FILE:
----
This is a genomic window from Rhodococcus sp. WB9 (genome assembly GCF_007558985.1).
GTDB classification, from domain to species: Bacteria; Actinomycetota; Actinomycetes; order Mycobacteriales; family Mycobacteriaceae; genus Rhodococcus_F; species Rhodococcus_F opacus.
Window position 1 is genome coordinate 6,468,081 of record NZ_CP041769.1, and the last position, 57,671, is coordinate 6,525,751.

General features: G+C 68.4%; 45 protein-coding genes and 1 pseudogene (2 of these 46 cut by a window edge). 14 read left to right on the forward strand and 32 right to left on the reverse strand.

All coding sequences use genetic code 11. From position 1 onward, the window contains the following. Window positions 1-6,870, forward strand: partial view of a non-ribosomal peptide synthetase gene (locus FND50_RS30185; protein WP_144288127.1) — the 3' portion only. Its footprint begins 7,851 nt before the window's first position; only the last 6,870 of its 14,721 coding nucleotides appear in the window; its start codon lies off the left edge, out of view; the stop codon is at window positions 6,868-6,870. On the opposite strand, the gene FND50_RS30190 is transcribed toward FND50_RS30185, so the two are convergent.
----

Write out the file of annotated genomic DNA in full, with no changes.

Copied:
This is a genomic window from Rhodococcus sp. WB9 (genome assembly GCF_007558985.1).
GTDB classification, from domain to species: Bacteria; Actinomycetota; Actinomycetes; order Mycobacteriales; family Mycobacteriaceae; genus Rhodococcus_F; species Rhodococcus_F opacus.
Window position 1 is genome coordinate 6,468,081 of record NZ_CP041769.1, and the last position, 57,671, is coordinate 6,525,751.

General features: G+C 68.4%; 45 protein-coding genes and 1 pseudogene (2 of these 46 cut by a window edge). 14 read left to right on the forward strand and 32 right to left on the reverse strand.

All coding sequences use genetic code 11. From position 1 onward, the window contains the following. Window positions 1-6,870, forward strand: partial view of a non-ribosomal peptide synthetase gene (locus FND50_RS30185; protein WP_144288127.1) — the 3' portion only. Its footprint begins 7,851 nt before the window's first position; only the last 6,870 of its 14,721 coding nucleotides appear in the window; its start codon lies off the left edge, out of view; the stop codon is at window positions 6,868-6,870. On the opposite strand, the gene FND50_RS30190 is transcribed toward FND50_RS30185, so the two are convergent.